Workplace Sexual Harassment Cases
Sexual harassment is one of the most frequent causes for a person to feel uncomfortable at work. At its most basic, sexual harassment creates a hostile work environment that can cause serious emotional distress. At its worst, sexual harassment may even involve assault.
Nobody should be forced to endure sexual harassment in the workplace. Thankfully, the federal government and the Commonwealth of Virginia are dedicated to investigating and resolving issues of workplace sexual harassment. Virginia workplace sexual harassment lawyers can help employees understand their options for pursuing justice. If you or someone you know has been the victim of sexual harassment, it’s important to seek legal advice as soon as possible.
Examples of Sexual Harassment in the Workplace
Any statement, implication, or action involving sexual connotations are inappropriate for the workplace. It doesn’t matter whether these actions are committed by a fellow employee or their superior. All members of the team must refrain from these actions altogether.
Common examples of sexual harassment in the workplace include:
- Sexually charged comments
- Unwelcome sexual advances
- Offering sex as an opportunity for advancement
- Inappropriate or unwelcome touching
- Sexual assault
Taking Action Against Sexual Harassment at Work
Reporting Sexual Harassment to Human Resources
The law requires most workplaces to have a human resources department to investigate allegations of harassment. Many times, simply reporting the issue will resolve the problem. Other times, though, internal investigations do little to stop inappropriate behaviors from continuing. When a culture of harassment is so ingrained in the company, human resources is often powerless to prevent such actions.
When Human Resources Fails to Act
If reporting the issue to HR has not helped the situation, an employee has other legal options. They can file a complaint with the Equal Employment Opportunity Commission (EEOC) and launch an investigation.
- Filing an EEOC Complaint. The Virginia Human Rights Act prohibits any kind of discrimination or harassment on the basis of sex. This law – along with federal prohibitions of sexual harassment – is enforceable by the Equal Employment Opportunity Commission. The agency investigates all claims filed by Virginia employees that allege sexual harassment in the workplace.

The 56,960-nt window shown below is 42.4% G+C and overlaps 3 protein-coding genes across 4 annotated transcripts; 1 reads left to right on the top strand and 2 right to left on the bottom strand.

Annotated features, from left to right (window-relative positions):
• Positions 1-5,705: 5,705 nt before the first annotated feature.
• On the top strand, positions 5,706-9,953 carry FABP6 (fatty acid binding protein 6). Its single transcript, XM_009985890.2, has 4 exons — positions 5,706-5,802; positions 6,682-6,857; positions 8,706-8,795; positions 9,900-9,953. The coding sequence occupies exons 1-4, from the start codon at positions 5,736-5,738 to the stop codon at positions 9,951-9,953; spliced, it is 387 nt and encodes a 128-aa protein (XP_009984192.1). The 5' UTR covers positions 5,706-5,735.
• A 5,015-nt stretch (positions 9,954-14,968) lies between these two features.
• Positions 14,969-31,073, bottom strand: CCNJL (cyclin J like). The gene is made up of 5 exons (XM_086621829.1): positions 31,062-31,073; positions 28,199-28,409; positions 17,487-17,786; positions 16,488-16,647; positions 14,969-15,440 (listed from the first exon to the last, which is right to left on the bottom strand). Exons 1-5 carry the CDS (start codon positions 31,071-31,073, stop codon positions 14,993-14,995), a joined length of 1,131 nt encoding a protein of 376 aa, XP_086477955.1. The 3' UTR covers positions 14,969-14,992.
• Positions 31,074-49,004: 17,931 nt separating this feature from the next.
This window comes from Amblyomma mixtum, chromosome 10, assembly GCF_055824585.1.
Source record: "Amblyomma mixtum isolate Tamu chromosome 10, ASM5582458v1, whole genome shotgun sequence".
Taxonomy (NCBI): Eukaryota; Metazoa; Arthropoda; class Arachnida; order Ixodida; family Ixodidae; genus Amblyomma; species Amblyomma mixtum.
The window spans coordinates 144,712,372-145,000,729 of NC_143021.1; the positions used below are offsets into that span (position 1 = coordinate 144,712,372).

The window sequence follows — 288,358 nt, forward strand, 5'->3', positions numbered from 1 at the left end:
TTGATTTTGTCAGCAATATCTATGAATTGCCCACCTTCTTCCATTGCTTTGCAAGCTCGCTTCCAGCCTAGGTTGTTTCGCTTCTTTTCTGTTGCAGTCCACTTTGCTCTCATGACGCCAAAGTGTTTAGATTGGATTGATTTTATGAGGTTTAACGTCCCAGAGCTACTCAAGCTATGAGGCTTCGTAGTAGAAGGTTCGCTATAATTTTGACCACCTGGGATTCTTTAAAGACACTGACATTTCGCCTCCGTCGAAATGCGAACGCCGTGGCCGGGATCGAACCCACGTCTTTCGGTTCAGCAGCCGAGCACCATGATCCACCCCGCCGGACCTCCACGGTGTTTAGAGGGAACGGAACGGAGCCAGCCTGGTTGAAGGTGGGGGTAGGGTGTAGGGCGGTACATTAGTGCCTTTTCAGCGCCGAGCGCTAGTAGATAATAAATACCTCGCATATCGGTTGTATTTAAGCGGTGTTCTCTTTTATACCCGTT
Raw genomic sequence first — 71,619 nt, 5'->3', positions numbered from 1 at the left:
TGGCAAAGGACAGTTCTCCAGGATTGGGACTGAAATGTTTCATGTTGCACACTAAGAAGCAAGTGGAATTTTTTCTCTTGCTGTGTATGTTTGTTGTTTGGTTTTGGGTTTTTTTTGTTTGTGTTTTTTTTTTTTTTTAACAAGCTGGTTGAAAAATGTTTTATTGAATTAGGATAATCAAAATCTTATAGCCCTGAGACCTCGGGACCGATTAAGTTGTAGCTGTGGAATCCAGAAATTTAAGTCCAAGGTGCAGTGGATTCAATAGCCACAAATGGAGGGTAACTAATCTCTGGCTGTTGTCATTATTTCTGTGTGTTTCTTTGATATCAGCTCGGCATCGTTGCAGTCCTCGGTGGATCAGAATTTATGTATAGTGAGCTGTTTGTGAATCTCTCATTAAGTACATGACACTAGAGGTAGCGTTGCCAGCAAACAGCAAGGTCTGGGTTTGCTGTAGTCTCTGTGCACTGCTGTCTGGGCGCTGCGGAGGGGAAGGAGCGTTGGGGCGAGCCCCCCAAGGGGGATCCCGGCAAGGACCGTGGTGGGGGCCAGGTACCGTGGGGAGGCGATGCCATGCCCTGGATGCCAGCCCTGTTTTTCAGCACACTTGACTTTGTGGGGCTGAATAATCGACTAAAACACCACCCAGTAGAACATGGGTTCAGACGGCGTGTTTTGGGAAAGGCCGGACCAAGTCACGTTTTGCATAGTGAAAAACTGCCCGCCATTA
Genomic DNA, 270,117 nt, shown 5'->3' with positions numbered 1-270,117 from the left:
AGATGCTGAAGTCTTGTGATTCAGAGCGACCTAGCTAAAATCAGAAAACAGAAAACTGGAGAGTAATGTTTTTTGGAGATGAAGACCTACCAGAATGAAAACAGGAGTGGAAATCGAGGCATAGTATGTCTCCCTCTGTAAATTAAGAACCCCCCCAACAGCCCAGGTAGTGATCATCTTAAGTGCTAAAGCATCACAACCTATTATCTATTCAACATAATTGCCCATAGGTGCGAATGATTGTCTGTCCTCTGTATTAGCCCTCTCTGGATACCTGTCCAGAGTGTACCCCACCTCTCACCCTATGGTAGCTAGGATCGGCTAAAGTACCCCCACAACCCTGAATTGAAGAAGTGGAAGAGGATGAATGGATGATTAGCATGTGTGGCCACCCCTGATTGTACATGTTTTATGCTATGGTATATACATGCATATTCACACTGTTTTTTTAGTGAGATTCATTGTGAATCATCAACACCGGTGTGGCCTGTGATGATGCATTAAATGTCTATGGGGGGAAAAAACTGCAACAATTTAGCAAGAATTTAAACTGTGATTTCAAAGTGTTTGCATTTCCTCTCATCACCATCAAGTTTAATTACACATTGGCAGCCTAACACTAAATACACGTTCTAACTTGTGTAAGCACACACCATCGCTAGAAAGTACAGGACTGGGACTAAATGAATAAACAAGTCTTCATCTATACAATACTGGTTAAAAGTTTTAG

- Strict Legal Deadlines. Unfortunately, there are tight timelines to consider when filing a complaint. Employees have just 180 days after the incident to file. If this time limit slips by, the EEOC will decline to investigate. Consider contacting an experienced attorney as soon as possible to protect your right to legal action.
- Investigating Claims of Sexual Harassment. The EEOC will interview witnesses, examine security footage, and delve into any paperwork pertaining to the sexual harassment. An investigation the EEOC decides to prosecute frequently results in a guilty finding. In such cases, the EEOC may order the payment of lost wages, the reinstatement of a job, or civil violations.
- Right to Sue. When the EEOC doesn’t take action, though, they may opt to issue a right to sue letter to the employee. This letter allows harassment victims to file a complaint with the district court for compensation. Without this letter, a person cannot go directly to the court. Many victims decide to hire a Virginia sexual harassment lawyer to help them navigate the legal process and protect their rights.
Free Confidential Consultations
No one should be forced to endure sexual harassment, especially in the workplace. Virginia and federal laws prohibit this kind of behavior. Whether it takes the form of inappropriate comments, unwanted touching, or sexual advances, sexual harassment is never acceptable. Contact us for a free confidential consultation 877-544-5323.